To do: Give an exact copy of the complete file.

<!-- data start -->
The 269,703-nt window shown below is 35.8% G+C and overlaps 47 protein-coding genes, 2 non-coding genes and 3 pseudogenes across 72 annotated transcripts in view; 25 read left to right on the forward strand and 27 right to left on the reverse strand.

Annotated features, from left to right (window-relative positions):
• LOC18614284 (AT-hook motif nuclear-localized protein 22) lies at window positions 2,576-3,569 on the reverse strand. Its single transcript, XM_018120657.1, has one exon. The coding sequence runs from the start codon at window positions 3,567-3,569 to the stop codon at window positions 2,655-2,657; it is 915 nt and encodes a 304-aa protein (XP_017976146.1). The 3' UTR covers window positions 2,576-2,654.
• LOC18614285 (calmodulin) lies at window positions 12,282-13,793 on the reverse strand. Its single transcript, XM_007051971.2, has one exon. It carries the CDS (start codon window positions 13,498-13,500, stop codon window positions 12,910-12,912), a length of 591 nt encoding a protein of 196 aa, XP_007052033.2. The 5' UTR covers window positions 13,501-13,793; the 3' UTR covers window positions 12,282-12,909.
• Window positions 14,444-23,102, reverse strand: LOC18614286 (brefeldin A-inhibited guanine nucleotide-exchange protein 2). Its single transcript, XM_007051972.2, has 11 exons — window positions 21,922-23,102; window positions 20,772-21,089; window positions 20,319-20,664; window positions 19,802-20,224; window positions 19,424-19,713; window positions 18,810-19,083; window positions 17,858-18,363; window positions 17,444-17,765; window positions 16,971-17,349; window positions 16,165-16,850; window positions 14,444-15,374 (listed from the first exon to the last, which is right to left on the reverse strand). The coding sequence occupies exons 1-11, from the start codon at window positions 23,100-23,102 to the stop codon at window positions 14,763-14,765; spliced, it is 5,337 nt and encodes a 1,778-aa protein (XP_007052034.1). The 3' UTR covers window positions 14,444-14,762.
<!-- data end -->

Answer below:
The 269,703-nt window shown below is 35.8% G+C and overlaps 47 protein-coding genes, 2 non-coding genes and 3 pseudogenes across 72 annotated transcripts in view; 25 read left to right on the forward strand and 27 right to left on the reverse strand.

Annotated features, from left to right (window-relative positions):
• LOC18614284 (AT-hook motif nuclear-localized protein 22) lies at window positions 2,576-3,569 on the reverse strand. Its single transcript, XM_018120657.1, has one exon. The coding sequence runs from the start codon at window positions 3,567-3,569 to the stop codon at window positions 2,655-2,657; it is 915 nt and encodes a 304-aa protein (XP_017976146.1). The 3' UTR covers window positions 2,576-2,654.
• LOC18614285 (calmodulin) lies at window positions 12,282-13,793 on the reverse strand. Its single transcript, XM_007051971.2, has one exon. It carries the CDS (start codon window positions 13,498-13,500, stop codon window positions 12,910-12,912), a length of 591 nt encoding a protein of 196 aa, XP_007052033.2. The 5' UTR covers window positions 13,501-13,793; the 3' UTR covers window positions 12,282-12,909.
• Window positions 14,444-23,102, reverse strand: LOC18614286 (brefeldin A-inhibited guanine nucleotide-exchange protein 2). Its single transcript, XM_007051972.2, has 11 exons — window positions 21,922-23,102; window positions 20,772-21,089; window positions 20,319-20,664; window positions 19,802-20,224; window positions 19,424-19,713; window positions 18,810-19,083; window positions 17,858-18,363; window positions 17,444-17,765; window positions 16,971-17,349; window positions 16,165-16,850; window positions 14,444-15,374 (listed from the first exon to the last, which is right to left on the reverse strand). The coding sequence occupies exons 1-11, from the start codon at window positions 23,100-23,102 to the stop codon at window positions 14,763-14,765; spliced, it is 5,337 nt and encodes a 1,778-aa protein (XP_007052034.1). The 3' UTR covers window positions 14,444-14,762.